The term I use for that is map specialization, and that dynamism is incredibly difficult for proprietary competitors to compete with.
Fundamentally, in the space that we are in, it says “fragmented market,” and there are a lot of vendors out there and most of them are going down a SaaS cloud business model, but there’s a lot of intense competition in that market.
But, now, the open source business model is highly defensible, and it gives us a lot of competitive advantages, like I just described, because in that cloud SaaS model, the unique ideas, unique innovation that those competitors have, only last so long as those competitors battle it out. That continuously stealing each other’s killer features is where their competitive advantage is.
So, competitive advantage, based on feature set, hits the road today at an incredible pace amongst those proprietary classes. Because they’ve got a typical one-size-fits-all, surely enough they may have a really good configuration options, but fundamentally, they are working on a single code base, which means that they’re not very agile and moving to the true needs of the customer.
And as soon as they come out with a new feature, then another competitor takes that and builds it themselves. So, that’s a big sort of commoditization engine, it’s an increasingly commoditized market as all software markets end up being.
With open source, absolutely, part of that commoditization process is at the base level of the stack. And then around the edges of it there’s an incredible process of innovation. And that’s because the customer and the maintainer, and obviously the core maintainer is us, are all part of that innovation value chain.
And a proprietary model, it is only the vendor that is really controlling the innovation. And it’s such a waste of people’s thinking potential. And that is why we’ve got a winning business model, but it does rely on those partners.
I’m glad to put it up, Mike, because we can innovate as much as we like. But if we didn’t do it with a partner channel network, and we were trying to achieve what we have achieved just from New Zealand, it would have taken an enormous amount of capital investment, which we simply didn’t have, and we wouldn’t have the global scale that we enjoy now.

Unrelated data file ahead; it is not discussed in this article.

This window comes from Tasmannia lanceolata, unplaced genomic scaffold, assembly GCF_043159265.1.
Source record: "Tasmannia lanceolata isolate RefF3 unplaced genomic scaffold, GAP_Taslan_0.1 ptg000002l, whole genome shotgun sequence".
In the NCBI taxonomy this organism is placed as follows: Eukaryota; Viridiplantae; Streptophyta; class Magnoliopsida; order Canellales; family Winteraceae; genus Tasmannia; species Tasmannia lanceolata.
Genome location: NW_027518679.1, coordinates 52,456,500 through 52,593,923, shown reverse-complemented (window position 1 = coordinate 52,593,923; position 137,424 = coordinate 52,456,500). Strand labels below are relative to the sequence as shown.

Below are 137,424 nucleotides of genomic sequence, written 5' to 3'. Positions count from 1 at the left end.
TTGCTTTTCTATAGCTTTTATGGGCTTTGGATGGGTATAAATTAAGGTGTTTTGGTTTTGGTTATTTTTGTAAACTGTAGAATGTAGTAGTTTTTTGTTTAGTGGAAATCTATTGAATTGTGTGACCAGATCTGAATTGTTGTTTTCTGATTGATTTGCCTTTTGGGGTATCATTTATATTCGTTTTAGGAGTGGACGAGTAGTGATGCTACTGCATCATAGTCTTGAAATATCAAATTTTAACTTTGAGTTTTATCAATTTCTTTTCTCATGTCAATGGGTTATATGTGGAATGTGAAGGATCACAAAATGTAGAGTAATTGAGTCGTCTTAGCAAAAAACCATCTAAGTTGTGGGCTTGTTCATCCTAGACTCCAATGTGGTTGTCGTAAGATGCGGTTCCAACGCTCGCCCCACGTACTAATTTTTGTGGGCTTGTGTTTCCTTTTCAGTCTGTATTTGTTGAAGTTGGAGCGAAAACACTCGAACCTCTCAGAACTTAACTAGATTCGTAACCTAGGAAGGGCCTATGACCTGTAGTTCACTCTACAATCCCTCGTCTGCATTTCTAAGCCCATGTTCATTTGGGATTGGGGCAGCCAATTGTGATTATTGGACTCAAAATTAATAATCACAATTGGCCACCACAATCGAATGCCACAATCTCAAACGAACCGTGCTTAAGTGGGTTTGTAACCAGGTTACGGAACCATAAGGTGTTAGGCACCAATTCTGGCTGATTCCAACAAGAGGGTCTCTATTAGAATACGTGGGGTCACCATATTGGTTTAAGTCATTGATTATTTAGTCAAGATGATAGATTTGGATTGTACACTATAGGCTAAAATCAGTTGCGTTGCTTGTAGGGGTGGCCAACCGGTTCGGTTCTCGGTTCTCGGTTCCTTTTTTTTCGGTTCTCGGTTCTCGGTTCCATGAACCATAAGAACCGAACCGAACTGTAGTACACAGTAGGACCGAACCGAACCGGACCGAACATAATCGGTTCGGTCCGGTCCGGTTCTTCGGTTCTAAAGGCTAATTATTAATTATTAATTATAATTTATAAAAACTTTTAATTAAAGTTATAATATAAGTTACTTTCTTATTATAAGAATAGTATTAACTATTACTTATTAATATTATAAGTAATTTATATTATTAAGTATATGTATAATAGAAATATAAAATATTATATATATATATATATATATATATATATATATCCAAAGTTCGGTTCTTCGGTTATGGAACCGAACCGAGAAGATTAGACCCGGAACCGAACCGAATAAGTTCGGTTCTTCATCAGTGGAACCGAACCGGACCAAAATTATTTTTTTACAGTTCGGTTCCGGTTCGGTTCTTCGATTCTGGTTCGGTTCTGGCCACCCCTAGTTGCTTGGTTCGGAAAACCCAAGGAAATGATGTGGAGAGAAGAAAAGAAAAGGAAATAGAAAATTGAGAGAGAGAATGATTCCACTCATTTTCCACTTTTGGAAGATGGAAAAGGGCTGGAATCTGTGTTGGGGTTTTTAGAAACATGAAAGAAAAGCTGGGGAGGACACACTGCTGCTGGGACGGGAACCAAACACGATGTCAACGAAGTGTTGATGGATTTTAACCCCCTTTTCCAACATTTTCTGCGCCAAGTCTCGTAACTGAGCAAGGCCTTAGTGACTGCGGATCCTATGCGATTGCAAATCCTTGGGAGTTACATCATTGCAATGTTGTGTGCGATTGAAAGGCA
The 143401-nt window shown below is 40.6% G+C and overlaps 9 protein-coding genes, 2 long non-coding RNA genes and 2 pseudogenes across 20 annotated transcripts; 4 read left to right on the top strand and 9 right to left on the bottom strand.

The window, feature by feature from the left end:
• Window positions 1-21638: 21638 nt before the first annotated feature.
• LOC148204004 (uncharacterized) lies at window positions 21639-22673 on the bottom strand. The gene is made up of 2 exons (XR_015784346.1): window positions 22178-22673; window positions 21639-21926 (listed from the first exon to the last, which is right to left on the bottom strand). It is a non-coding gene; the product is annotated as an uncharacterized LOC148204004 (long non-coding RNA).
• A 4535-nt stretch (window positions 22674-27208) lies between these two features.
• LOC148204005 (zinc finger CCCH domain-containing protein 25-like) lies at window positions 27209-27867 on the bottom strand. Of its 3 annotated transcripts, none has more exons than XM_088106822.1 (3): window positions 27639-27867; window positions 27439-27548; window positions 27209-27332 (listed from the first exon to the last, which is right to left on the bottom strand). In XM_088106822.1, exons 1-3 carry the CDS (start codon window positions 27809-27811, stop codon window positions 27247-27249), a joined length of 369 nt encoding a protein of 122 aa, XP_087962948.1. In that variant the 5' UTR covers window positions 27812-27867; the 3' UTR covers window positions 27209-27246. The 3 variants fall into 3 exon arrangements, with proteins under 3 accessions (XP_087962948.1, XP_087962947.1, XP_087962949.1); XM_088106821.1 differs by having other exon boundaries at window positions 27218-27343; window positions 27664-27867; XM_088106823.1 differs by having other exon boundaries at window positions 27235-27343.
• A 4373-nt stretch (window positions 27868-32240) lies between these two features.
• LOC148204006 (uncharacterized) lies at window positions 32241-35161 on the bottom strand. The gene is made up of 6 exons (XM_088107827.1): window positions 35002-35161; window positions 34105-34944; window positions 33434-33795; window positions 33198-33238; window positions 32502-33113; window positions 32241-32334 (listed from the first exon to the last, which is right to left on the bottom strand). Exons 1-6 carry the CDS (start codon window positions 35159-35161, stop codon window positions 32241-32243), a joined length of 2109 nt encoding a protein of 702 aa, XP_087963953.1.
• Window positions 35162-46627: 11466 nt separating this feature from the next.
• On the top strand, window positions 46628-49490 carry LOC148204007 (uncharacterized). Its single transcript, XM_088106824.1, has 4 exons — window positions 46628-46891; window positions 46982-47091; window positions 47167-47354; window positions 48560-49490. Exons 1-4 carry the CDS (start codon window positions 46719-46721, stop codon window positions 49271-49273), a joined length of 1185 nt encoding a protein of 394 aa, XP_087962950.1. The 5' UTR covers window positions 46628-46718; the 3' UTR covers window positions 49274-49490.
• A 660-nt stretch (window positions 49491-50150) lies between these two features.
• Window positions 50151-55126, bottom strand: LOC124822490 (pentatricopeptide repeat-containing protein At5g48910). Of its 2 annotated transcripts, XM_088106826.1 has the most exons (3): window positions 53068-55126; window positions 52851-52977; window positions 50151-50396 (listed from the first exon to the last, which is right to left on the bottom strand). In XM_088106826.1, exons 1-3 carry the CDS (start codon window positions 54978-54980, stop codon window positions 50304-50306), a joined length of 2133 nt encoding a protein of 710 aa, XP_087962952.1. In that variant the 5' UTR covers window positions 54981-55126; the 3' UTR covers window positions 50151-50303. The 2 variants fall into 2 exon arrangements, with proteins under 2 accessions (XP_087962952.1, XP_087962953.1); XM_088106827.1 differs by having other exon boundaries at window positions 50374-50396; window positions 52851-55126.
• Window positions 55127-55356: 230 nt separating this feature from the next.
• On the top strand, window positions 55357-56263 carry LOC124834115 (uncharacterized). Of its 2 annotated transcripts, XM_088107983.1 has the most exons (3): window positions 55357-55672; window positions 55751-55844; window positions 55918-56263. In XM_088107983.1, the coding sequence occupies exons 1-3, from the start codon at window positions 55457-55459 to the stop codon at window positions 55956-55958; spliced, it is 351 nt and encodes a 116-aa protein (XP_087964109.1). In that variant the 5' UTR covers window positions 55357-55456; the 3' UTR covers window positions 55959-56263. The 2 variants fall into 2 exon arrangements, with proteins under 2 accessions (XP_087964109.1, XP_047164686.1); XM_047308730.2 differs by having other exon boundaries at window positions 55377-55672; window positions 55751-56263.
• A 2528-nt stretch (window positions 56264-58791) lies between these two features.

What Goes Into Core
Michael Schwartz: You managed to create a strong plugin ecosystem for the Totara platform – how do you make the decision as to what to bring into the core product?
Richard Wyles: We have quite a vibrant community, and so there’s a lot of dear feedback through that community.
We also, over the years, have used multiple advisory boards with platinum partners. So they’re really close in that they’re major stakeholders, of course, and so, we engaged with them closely.
These days, instead of the PIB type model, we actually just get really close, we obviously know our partners well. There’s a lot of feature requests through our ticketing system, backlog, then we have a team of business analysts and product managers, which we call a customer experience team. And that customer experience team is working with those partners, and directly with customers on occasion as well, to work out what the priorities are within the roadmap and their continuous improvement process.
Michael Schwartz: So, every open source company struggles to find the balance between giving the product away for free, and monetizing sufficiently each fund R&D. Can you talk about how you found that balance?
Richard Wyles: Yes, so, I’m getting back to the partners, and that experience. I run that Mahara project which is ePortfolio project, which is still going very well and is very popular. As I said, I was involved in the Moodle community for a number of years. So, I saw that different business models, and with Mahara, and I think it’s probably very common and true now, it was a real roller coaster ride, and sometimes the project would really slow down because of that.
And then if a customer wanted, a user I should say at Mahara, wanted something done, then they would come and ask for it, and we would build that into the core product because we’ve got a funded piece of work.
But it was really stop/start, and I’ve always thought that, in any technology, again, if you’re not moving quickly, then your chance of success is really constrained – and you will ultimately fail. You need to keep accelerating with the R&D.
We so needed stability on our revenue. So our model is subscriptions for supported open source.
And what does “supported open source” mean? It means we’ve got full, automated testing script, the quality assurance around the product is paramount, and what corporate’s expecting, government agencies, and all of our customer base.
We have annual subscriptions for that. Now what we do, and everything’s 100% licensed
under the GPL vision3 – but we do not put that latest and greatest on GitHub in the public domain in real time.